The Six Best Cities for Remote Workers: A Comprehensive Guide

Assessing the List from Euronews

As a professional dealing with immigration and tax matters, I recently came across an interesting list from Euronews that identifies the top six cities for remote workers. In this blog post, we will dive into the details of each city and evaluate them based on factors such as immigration, tax, and overall quality of life for digital nomads.

The Importance of a Holistic Approach

While these lists can be helpful, they often don’t cater to the unique needs of seven or eight-figure entrepreneurs. A more comprehensive approach should consider aspects like immigration, tax, and the availability of reliable internet and consumer services. This blog post aims to provide a more holistic analysis of the best cities for remote workers.

Remote Work 101: The Ideal Environment

Before we dive into the list, it’s essential to establish what constitutes an ideal remote work environment. In my experience, having a comfortable home office in various locations worldwide is critical for productivity. While working from a beachfront café may sound appealing, it often leads to distractions and inefficiencies.

Breaking Down the Top Six Cities for Remote Workers

Now, let’s take a closer look at the cities featured in the Euronews article, evaluating their suitability for remote workers based on various factors.

1. Berlin, Germany

Berlin is known for its thriving arts and culture scene, making it an attractive option for remote workers. However, as a more buttoned-up entrepreneur, you may find it challenging to fit in. Germany does offer a freelance visa program, but it’s not particularly tax-friendly, and you may need to provide documentation and have some clients in Germany to qualify.

2. Rijeka, Croatia

Rijeka is an excellent choice for those seeking peace and quiet while working remotely. Croatia recently introduced a digital nomad visa with tax incentives, but it’s essential to weigh the pros and cons before committing. Montenegro, a nearby tax-friendly alternative, might be worth considering as well.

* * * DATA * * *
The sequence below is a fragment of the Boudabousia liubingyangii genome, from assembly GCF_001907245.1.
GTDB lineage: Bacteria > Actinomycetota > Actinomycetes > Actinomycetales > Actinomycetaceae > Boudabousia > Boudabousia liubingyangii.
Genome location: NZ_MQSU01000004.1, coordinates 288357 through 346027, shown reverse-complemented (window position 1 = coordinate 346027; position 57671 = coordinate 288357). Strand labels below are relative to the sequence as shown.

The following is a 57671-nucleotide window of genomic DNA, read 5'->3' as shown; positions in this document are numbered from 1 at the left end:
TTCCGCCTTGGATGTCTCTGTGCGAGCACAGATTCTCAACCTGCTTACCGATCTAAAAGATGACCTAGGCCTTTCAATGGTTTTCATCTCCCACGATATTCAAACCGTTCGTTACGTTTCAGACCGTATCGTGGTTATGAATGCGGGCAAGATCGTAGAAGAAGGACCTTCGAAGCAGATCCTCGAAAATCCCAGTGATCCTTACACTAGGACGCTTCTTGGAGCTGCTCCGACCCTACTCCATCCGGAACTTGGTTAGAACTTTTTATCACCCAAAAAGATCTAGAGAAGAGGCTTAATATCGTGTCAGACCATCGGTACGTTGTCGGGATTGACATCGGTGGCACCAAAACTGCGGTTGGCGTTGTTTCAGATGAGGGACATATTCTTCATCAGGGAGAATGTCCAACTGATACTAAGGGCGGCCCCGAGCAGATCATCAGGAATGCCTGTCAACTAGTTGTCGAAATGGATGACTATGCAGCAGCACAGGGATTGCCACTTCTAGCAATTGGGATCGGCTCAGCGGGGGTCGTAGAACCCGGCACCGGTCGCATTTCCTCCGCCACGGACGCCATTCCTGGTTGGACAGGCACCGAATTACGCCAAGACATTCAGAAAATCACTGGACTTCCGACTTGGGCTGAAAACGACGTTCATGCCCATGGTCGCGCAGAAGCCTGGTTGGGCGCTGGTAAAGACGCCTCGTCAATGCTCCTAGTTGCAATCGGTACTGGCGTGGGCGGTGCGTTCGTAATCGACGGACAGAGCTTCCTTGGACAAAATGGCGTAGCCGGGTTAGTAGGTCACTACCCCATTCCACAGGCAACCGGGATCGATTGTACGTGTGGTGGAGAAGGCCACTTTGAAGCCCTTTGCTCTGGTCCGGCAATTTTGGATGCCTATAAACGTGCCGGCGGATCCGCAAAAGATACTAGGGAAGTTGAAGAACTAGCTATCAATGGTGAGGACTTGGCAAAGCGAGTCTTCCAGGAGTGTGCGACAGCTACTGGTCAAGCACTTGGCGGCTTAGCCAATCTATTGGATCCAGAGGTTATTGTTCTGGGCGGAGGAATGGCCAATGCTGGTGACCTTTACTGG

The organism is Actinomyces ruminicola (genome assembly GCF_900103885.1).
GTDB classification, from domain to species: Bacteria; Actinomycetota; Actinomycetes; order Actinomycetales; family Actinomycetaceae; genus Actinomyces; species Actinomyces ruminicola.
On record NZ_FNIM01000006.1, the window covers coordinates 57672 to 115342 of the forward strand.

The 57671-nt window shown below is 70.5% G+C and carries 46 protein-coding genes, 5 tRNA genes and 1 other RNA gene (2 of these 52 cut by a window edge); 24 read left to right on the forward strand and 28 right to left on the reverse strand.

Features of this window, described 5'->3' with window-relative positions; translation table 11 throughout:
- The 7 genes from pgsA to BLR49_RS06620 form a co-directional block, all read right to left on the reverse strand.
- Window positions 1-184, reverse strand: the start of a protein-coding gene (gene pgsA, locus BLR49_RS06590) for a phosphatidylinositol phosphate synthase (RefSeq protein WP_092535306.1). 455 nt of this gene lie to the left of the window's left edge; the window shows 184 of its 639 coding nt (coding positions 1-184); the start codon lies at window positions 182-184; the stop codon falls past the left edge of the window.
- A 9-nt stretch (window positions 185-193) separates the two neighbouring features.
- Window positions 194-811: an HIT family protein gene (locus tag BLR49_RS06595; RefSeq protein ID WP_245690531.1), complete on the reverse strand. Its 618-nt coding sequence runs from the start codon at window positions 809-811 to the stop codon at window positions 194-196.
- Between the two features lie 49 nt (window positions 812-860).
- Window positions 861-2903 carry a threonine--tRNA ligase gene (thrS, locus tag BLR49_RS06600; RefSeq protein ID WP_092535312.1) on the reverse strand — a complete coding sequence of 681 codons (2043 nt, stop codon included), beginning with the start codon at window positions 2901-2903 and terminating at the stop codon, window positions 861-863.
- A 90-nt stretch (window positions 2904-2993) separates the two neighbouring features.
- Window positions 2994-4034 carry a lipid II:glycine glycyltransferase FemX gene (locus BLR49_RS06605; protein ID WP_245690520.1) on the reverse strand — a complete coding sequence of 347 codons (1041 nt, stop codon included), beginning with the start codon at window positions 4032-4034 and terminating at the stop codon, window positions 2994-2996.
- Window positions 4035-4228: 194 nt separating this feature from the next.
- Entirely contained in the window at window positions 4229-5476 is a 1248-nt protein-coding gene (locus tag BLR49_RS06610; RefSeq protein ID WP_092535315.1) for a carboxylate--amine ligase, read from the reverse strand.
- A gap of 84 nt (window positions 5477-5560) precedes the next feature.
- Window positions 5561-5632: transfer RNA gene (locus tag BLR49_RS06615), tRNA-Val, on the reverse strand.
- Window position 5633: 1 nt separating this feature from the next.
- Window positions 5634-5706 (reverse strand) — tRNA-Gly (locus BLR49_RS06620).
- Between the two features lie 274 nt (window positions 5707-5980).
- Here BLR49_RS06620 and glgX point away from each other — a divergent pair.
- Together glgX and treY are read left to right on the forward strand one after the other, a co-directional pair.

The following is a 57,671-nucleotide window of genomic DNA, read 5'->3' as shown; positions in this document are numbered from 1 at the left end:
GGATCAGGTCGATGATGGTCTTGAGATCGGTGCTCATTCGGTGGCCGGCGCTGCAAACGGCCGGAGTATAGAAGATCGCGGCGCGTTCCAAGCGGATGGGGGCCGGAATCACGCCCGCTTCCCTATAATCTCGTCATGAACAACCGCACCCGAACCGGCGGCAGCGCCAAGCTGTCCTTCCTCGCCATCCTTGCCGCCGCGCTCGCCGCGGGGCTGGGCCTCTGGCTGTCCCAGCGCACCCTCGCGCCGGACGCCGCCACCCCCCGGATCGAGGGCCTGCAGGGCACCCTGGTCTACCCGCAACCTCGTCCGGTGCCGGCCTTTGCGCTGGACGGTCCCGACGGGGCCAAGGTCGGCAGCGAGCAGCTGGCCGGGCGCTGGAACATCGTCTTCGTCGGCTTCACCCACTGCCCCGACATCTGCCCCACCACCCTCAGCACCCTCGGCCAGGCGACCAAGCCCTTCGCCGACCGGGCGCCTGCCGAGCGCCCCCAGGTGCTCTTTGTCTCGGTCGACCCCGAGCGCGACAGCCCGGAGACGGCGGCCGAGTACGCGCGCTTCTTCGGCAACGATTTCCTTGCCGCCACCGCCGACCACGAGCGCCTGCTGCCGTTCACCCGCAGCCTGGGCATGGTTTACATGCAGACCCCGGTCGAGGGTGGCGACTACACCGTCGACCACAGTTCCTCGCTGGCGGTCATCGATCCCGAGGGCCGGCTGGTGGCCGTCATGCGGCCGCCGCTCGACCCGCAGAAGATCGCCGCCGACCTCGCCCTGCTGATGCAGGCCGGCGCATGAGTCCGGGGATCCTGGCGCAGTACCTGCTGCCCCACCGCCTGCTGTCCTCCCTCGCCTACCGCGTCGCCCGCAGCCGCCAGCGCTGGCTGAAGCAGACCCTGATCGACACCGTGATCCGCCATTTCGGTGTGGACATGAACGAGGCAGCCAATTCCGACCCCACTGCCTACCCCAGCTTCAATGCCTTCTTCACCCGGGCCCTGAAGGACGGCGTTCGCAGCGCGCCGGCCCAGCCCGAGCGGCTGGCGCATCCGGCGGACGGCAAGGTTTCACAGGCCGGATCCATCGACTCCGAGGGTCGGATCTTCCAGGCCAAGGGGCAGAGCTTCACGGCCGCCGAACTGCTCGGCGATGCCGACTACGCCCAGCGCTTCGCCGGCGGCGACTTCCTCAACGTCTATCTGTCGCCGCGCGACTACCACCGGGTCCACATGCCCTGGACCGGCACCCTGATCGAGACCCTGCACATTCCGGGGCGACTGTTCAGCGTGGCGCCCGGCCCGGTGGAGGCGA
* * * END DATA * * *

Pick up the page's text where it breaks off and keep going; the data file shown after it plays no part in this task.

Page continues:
3. Sydney, Australia

Sydney offers a balance of city life and access to beaches and green spaces. Although it has excellent remote working infrastructure, it’s a difficult place to immigrate to and has high taxes. Moreover, there are other more affordable options like Cape Town or Romania with similar benefits.

4. Valencia, Spain

Valencia is a beautiful coastal city, but it has high taxes and a relatively complicated immigration process. While it’s a lovely place to live, Spain’s tax system and lack of competitiveness make it a less appealing option for remote workers.

5. Tallinn, Estonia

Tallinn is a highly digital society with reasonable taxes and a digital nomad visa program. However, the cold climate may not suit everyone. Overall, it’s a solid option for remote workers, but it’s essential to weigh personal preferences before making a decision.

6. Krakow, Poland

Krakow is a historic city with a strong academic and cultural scene. However, Poland’s immigration and tax policies may not be ideal for remote workers. This city might be better suited for EU citizens who can more easily move between countries.

Crafting Your Own Nomad Trifecta

Instead of committing to one city, consider developing a nomad trifecta by setting up multiple bases worldwide. This approach allows for more tax and immigration flexibility and enables you to experience various cultures and environments. If settling in one place is your goal, prioritize tax-friendliness when selecting a location.


In conclusion, the world offers a plethora of options for remote workers, each with its unique appeal. While Berlin caters to art and culture enthusiasts, Rijeka provides a serene getaway. Sydney offers a bustling urban experience, while Valencia lures with its coastal charms. Tallinn is an attractive destination for budget-conscious remote workers, and Krakow is a haven for intellectuals.

Ultimately, choosing the perfect city for remote work depends on an individual’s preferences and priorities, such as lifestyle, taxation, and visa requirements. As remote work continues to grow in popularity, we can expect more cities around the world to adapt and cater to the needs of digital nomads and remote professionals.

Thomas Raynott

Thomas Raynott

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